We’re heading into the dog days of the offseason, counting the days until the Chicago Bears 2014 season kicks off. Thanks to Bear Goggles On contributor and the fine editor of Blackhawk Up Keith Schultz’s suggestion, we’re going to do a Top 100 list of the all time Chicago Bears. It’s a fun way to pass the time and take a stroll down memory lane.
Alonzo Spellman was a team captain and 3-year starter at Ohio St before the Bears drafted him with the 22nd overall pick in 1992 draft. At only 20 years old, he was one of the youngest 1st round picks ever, but the 6’4, 287 pound Spellman had unlimited potential and was drafted to eventually replace aging Bears legend Richard Dent at defensive end. It took Spellman a couple of years before he moved into the starting lineup, but he was a solid reserve as rookie (30 tackles, 4 sacks) and in his 2nd year (28 tackles, 2.5 sacks) backing up the solid DE combo of Richard Dent and Trace Armstrong.
When Dent left for the 49ers in 1994, Spellman moved into the starting lineup at right defensive end and had a productive year with 39 tackles, 7 sacks, a forced fumble and interception. Spellman showed flashes of becoming a dominant pass rusher and had a breakout season in 1995. He led the Bears with 4 forced fumbles and was 2nd on the team with 8.5 sacks. Spellman followed that up with another strong season in ’96 with 46 tackles, 8 sacks, and 2 forced fumbles. He had become a force on the right side of the defense and at only 25 years old, his best football was presumably ahead of him.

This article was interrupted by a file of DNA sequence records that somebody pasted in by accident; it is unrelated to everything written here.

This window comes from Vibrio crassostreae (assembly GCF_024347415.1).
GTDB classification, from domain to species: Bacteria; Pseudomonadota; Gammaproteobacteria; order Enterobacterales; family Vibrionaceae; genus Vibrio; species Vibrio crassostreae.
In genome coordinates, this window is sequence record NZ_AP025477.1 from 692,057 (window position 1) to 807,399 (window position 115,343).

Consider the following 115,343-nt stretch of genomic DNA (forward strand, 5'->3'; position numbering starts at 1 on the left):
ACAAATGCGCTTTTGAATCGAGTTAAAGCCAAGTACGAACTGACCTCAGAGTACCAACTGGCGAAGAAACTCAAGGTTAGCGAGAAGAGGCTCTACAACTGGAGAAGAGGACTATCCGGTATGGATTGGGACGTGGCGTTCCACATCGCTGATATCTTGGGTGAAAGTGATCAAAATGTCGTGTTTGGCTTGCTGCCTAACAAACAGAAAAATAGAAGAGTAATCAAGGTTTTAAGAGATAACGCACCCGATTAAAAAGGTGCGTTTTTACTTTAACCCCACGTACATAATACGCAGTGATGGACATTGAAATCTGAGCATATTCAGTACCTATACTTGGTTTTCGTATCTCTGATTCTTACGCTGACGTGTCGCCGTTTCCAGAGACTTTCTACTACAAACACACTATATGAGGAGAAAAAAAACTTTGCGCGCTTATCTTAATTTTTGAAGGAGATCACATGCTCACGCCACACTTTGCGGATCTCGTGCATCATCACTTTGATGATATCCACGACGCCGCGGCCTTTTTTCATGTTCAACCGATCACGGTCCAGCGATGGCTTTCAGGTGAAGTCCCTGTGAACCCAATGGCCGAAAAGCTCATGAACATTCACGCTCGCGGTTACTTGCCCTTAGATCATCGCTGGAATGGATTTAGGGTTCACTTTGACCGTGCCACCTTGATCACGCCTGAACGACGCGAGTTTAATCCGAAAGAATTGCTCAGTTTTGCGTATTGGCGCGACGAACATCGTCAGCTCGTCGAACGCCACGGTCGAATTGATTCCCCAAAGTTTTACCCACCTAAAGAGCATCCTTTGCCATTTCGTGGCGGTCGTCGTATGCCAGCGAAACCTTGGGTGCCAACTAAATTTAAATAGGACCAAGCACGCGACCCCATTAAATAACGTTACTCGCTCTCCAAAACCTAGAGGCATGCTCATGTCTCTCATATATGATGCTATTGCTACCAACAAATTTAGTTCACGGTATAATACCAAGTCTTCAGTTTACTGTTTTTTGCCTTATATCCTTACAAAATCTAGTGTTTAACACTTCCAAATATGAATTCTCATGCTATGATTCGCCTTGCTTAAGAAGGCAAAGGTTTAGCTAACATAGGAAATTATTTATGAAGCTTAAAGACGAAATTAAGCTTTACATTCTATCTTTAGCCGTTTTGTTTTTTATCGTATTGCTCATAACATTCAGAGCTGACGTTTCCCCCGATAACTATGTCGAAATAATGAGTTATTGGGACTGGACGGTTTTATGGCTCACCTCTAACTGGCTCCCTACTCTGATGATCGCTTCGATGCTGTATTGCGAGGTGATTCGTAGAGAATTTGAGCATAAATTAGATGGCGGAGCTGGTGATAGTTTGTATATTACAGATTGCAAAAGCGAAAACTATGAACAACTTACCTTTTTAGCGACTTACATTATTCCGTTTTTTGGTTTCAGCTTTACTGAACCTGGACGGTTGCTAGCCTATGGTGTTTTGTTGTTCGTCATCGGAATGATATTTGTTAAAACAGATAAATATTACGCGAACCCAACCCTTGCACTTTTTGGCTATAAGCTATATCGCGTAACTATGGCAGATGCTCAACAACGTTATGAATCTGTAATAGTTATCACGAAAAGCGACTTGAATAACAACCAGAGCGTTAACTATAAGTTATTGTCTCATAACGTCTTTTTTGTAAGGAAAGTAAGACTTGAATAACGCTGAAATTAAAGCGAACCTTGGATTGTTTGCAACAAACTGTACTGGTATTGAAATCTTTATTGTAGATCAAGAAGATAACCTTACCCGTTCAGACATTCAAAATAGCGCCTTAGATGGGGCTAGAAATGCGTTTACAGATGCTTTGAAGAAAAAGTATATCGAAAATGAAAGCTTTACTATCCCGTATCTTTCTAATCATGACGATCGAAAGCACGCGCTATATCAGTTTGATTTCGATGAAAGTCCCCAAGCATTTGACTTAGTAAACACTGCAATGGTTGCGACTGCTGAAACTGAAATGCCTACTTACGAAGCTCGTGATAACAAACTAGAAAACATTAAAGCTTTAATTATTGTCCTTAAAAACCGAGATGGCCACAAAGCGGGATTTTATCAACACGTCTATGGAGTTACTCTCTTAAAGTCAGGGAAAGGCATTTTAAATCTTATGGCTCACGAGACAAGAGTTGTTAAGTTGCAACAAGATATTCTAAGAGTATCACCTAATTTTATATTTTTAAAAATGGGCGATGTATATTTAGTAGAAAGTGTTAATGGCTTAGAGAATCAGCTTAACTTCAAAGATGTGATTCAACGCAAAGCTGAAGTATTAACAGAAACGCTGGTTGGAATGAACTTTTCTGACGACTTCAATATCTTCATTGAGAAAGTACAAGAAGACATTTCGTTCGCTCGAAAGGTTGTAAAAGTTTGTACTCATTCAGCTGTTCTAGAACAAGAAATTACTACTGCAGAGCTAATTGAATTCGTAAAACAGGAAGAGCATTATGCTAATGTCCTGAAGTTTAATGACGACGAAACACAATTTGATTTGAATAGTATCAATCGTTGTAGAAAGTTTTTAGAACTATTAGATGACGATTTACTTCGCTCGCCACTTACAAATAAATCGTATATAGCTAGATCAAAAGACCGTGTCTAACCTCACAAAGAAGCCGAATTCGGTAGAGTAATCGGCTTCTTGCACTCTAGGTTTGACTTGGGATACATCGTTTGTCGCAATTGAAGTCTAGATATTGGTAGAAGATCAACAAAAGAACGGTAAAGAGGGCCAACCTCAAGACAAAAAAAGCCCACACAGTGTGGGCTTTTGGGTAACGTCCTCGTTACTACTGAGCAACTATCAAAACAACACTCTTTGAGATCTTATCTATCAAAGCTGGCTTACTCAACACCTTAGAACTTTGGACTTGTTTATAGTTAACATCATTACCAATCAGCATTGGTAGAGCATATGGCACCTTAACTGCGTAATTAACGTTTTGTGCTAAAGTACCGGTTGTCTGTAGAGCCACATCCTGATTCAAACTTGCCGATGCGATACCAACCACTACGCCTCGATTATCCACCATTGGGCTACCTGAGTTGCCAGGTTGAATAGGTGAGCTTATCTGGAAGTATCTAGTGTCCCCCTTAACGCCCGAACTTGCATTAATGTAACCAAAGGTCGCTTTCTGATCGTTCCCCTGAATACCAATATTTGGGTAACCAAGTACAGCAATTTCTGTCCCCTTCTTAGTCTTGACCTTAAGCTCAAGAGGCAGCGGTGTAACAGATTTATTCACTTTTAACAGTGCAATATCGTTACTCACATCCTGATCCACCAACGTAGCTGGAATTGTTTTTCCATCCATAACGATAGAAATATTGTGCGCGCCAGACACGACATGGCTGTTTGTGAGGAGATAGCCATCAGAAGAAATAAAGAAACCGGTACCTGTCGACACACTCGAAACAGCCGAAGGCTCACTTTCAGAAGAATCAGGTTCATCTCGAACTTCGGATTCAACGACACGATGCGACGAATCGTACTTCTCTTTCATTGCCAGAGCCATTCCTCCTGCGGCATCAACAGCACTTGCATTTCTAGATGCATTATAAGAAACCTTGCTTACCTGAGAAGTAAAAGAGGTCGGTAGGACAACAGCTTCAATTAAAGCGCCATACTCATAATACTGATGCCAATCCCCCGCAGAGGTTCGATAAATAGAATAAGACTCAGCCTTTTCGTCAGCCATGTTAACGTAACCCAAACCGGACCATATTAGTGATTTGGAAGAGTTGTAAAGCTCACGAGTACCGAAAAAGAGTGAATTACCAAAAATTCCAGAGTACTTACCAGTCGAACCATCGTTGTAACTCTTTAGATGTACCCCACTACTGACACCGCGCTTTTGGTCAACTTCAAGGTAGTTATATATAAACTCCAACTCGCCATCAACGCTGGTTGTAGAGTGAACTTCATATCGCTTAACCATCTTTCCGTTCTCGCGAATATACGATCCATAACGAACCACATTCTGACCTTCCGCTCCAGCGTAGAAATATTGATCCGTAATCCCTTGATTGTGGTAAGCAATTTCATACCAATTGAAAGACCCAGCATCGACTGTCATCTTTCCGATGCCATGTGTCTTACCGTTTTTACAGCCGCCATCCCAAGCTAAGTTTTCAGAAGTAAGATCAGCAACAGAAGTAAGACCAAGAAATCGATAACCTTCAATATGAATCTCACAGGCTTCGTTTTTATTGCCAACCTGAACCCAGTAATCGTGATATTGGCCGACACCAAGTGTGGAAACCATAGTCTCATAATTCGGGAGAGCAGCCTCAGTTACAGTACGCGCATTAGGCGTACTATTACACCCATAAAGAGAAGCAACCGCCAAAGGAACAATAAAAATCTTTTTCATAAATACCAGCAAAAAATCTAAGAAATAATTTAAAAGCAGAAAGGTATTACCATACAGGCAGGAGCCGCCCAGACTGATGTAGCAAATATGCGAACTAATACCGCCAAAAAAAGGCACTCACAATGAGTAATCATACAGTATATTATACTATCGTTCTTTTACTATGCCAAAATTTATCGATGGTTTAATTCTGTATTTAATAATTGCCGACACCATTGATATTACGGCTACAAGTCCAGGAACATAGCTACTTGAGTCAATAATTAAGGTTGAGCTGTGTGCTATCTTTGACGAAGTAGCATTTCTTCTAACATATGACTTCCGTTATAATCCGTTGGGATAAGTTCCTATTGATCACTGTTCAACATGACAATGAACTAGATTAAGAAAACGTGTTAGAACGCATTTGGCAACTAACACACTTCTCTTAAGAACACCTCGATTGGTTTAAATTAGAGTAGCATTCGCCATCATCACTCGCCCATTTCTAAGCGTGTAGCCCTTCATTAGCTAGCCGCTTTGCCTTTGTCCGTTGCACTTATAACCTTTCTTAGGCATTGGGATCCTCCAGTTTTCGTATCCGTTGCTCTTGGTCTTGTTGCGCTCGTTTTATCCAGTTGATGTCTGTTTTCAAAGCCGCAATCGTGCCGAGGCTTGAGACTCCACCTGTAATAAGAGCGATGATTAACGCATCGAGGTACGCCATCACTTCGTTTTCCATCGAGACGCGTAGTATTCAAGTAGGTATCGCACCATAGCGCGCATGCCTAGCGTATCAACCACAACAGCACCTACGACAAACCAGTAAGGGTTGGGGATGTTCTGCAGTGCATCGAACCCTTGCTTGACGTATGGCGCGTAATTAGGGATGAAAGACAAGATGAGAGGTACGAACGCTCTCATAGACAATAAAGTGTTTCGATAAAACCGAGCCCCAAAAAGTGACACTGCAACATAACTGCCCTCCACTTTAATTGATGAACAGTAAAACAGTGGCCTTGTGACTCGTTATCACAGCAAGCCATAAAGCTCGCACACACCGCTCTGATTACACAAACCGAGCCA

Spellman was a restricted free agent after the ’96 season and received a 4-year, $12M offer from the Jaguars which the Bears ended up matching. Spellman had asked for a $100k / year addition for the Americans All charity that he had become a big part of. The Bears balked at adding that to his contract and it was the beginning of a fallout between Spellman and Bears management. Spellman injured his shoulder early in the ’97 season and when he recovered slowly, the Bears suspended him for 3 games claiming that he didn’t follow the treatment program recommended by Bears doctors and also questioned the validity of Spellman’s injury. He was then suspended by the NFL for missing a mandatory steroids test during his suspension. There were reports of incidents at Halas Hall including arguments with HC Dave Wannstedt and D-line coach Clarence Brooks. There were also strange reports about Spellman’s off-field activities including some Rodman-esque partying and cross-dressing. Following a series of bizarre off-field incidents including Spellman wandering the streets of Detroit shirtless & shoeless, a couple of gun charges, missed court dates, and a stand-off with SWAT team members that had to be diffused by Mike Singletary… the Bears finally released Spellman before the ’98 season.
With his off-field behavior becoming more erratic, no team took a flyer on Spellman and he spent the ’98 season out of football. The Cowboys signed Spellman in ’99 and he appeared rejuvenated starting 31 games over two seasons and tallying 10 sacks. Spellman played briefly for the Lions in 2001 (5 games) before retiring. Eventually Spellman was diagnosed with bipolar disorder which may have had much to do with the unusual off-field behavior that ultimately cut his promising Bears career short.
What do you think of the ranking? Too high? Too low? I guess you’ll have to check back to see who finished ahead of him to judge for yourself. We’ll be counting down a different person each day as we inch our way to the September 7th season opener.